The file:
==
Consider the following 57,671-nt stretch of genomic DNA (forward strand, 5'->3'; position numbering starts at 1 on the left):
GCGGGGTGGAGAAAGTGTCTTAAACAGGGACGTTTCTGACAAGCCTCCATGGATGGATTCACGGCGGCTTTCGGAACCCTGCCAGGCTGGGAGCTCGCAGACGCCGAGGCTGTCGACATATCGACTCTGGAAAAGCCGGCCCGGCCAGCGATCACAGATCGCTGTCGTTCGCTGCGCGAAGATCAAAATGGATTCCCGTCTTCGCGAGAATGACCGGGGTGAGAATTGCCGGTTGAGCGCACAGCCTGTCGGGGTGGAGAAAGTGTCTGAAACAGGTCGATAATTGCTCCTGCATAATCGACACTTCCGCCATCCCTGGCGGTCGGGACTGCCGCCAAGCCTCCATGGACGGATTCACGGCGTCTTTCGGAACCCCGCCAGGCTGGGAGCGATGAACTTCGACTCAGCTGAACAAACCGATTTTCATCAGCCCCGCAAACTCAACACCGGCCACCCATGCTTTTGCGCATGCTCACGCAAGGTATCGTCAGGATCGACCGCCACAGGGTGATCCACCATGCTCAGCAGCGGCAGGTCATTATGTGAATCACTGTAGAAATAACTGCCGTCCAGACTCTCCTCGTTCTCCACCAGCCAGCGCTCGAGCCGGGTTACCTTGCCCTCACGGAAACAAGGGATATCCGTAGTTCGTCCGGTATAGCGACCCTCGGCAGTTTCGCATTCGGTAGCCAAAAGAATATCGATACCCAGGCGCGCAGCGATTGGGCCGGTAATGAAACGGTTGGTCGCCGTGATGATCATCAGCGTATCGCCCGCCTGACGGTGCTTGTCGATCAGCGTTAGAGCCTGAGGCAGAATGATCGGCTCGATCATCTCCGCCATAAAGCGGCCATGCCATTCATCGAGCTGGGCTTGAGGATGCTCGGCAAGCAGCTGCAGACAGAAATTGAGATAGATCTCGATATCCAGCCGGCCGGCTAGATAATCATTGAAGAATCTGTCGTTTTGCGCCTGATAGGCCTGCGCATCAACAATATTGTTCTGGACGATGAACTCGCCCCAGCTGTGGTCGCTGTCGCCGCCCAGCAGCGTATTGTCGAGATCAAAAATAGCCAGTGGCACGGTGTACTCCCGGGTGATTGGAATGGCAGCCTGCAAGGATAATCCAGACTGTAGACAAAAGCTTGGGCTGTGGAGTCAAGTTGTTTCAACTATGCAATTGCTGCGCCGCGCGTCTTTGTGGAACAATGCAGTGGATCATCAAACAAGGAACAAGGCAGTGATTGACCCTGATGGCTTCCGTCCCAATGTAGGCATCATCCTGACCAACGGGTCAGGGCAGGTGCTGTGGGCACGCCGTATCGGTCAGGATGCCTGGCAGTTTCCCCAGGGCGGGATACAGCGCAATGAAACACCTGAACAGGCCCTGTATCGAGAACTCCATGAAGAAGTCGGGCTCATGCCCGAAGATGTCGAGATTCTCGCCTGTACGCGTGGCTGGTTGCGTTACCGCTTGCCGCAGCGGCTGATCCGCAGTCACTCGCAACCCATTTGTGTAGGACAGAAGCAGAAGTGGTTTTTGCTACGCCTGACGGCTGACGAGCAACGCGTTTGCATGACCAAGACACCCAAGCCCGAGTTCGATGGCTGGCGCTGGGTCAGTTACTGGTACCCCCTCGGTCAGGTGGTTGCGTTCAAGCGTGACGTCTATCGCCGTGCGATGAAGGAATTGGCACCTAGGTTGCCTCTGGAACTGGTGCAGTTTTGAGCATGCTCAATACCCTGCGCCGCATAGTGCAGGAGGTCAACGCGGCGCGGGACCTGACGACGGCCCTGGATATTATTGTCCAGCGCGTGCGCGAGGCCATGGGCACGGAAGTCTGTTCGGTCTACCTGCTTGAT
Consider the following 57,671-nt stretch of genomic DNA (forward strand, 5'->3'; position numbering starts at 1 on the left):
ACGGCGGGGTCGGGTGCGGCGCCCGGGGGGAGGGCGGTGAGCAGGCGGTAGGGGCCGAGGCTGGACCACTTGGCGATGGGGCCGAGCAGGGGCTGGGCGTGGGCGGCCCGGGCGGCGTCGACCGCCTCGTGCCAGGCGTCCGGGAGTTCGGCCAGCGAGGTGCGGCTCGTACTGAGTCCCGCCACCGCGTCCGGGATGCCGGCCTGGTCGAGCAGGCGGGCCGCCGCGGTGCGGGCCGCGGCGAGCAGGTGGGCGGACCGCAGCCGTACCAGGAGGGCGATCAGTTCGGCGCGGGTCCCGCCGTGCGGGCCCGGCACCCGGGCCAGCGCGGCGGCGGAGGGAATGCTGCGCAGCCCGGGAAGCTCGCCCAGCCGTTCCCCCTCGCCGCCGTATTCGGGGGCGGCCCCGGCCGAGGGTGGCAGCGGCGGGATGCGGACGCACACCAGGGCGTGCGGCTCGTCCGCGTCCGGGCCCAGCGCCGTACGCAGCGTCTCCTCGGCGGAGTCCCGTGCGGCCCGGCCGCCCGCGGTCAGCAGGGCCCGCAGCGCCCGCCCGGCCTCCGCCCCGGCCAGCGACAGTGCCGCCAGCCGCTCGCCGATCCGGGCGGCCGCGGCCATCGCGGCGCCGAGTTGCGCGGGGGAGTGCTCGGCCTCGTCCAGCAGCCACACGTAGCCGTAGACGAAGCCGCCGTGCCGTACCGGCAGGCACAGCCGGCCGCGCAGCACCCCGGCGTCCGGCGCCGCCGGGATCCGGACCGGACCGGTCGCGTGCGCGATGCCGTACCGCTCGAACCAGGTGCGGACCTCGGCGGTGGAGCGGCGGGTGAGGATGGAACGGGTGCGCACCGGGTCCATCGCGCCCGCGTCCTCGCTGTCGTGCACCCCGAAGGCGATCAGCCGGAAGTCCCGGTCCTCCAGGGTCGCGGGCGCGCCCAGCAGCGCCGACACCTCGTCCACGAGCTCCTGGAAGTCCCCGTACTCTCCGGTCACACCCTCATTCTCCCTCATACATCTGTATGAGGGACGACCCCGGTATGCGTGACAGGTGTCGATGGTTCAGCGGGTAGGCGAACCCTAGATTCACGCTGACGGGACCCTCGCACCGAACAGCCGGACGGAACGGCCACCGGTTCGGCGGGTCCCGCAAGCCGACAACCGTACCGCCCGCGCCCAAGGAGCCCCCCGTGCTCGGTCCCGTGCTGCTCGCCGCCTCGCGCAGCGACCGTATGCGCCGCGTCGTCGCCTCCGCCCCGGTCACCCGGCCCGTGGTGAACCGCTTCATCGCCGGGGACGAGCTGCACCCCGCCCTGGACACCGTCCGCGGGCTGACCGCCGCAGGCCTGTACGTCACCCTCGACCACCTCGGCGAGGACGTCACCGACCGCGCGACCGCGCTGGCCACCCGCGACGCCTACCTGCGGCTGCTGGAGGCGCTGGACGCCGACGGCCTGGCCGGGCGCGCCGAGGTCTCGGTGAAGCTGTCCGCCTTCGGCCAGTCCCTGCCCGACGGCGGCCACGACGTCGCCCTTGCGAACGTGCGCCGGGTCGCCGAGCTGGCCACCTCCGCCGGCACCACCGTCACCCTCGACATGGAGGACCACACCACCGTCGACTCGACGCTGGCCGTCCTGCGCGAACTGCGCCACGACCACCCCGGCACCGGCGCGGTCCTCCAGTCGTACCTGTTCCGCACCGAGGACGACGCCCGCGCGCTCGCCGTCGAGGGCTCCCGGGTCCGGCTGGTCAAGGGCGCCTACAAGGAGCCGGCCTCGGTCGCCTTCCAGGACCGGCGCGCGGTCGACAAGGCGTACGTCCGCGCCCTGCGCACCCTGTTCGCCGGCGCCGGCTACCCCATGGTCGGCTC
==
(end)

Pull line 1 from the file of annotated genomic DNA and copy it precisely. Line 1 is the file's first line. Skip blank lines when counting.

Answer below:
Consider the following 57,671-nt stretch of genomic DNA (forward strand, 5'->3'; position numbering starts at 1 on the left):